Three other posts across this blog identify the countable noun meanings of “action outcomes”, “activity locations” and “substance locations” (see 14. Countable Noun Meanings 1, 19. Countable Noun Meanings 2 and 43. Countable Noun Meanings 4). This post is about the way countable nouns show existence of subtypes. An example of a countable noun showing existence of subtypes is fuels (or a fuel). If we read it in a text, we would understand that there are different fuel types, even if we did not know what they were (coal, oil, uranium, etc.). Here is an example of its use:
(a) The price of fuels varies.
This sentence suggests that prices differ according to the type of fuel on sale. If we replaced fuels with the uncountable fuel (singular without a or the), the reader would be more likely to consider other causes of varying prices, such as where the goods were sold. This is because the existence of fuel subtypes would not be highlighted.
In general, the uncountable use is preferred when the existence of different subtypes is not important to what we are saying, for example when we mention something that is true for all subtypes, like this:
(b) Fuel is necessary for machines to function.
We could again say fuels are instead of fuel is here, but it would be unusual because the existence of types of fuels is not obviously relevant to the point being made.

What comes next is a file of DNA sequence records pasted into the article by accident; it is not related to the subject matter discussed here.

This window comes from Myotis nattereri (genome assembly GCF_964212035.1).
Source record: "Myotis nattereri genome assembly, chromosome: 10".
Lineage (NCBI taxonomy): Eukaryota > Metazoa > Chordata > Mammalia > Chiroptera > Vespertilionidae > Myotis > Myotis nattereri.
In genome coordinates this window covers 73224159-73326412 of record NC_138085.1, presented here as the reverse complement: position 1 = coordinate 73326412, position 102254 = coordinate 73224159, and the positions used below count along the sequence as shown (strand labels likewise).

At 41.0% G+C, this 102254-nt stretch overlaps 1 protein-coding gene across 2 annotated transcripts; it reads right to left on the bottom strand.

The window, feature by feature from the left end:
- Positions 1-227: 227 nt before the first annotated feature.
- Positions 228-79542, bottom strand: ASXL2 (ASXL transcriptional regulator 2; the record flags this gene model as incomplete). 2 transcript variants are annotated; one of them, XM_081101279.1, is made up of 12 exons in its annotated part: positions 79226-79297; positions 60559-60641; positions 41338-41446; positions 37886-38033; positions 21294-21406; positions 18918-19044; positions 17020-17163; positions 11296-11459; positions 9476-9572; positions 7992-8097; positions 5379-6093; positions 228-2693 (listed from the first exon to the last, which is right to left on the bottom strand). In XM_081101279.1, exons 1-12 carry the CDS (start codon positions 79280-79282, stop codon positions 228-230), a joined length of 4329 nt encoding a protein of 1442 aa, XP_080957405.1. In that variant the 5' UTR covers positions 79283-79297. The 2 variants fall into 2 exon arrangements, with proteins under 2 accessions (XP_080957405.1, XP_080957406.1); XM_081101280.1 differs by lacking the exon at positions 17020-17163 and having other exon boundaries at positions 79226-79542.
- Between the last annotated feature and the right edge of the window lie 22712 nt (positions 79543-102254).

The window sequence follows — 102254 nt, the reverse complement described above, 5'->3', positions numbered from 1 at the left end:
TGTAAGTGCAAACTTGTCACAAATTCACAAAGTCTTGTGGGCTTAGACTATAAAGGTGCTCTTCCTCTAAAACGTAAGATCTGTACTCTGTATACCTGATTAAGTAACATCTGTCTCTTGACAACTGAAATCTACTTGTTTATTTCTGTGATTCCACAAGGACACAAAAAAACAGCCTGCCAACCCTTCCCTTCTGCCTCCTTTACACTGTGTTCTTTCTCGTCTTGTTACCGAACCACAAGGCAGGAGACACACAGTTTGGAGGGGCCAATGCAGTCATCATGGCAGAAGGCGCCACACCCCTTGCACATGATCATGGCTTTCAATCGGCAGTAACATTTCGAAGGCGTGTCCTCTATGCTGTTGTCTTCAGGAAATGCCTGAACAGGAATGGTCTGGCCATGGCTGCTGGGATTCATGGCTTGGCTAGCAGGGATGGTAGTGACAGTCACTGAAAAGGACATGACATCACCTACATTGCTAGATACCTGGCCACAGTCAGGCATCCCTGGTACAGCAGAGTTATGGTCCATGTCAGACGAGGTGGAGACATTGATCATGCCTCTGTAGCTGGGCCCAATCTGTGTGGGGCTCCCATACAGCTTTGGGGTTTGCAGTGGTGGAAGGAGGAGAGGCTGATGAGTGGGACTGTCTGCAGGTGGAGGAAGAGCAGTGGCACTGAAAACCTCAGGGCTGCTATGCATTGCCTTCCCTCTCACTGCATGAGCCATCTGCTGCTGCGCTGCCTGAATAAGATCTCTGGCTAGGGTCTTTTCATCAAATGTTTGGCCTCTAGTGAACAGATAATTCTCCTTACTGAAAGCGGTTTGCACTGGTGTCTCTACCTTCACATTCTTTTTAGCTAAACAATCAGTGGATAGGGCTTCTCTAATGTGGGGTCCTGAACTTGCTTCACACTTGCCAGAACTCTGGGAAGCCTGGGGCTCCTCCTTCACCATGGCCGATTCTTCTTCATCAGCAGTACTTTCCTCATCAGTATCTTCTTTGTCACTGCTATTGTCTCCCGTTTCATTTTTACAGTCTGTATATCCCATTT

Now consider this further example of the countable use:
(c) Nuclear energy is a fuel obtained by splitting uranium atoms.
This definition suggests that nuclear energy is only one of many fuel types (and perhaps that other fuel types are obtained in different ways). Again, we could replace the countable a fuel with the uncountable fuel, thus giving less attention to the existence of other fuel types. However, the existence of other types is very relevant when we are defining.
COUNTABLE NOUNS EXPRESSING SUBTYPES
Here are some more examples of nouns whose uncountable form means a general substance or abstract concept and countable one suggests the existence of subtypes. Try naming some of the subtypes in each case:
(a) colour, (a) difficulty, (a) food, (a) fruit, (an) industry, (a) language, (a) metal, (a) philosophy, (a) power, (a) science, (a) sky, (a) society, (a) stone, (an) understanding, (a) virtue, (a) wood.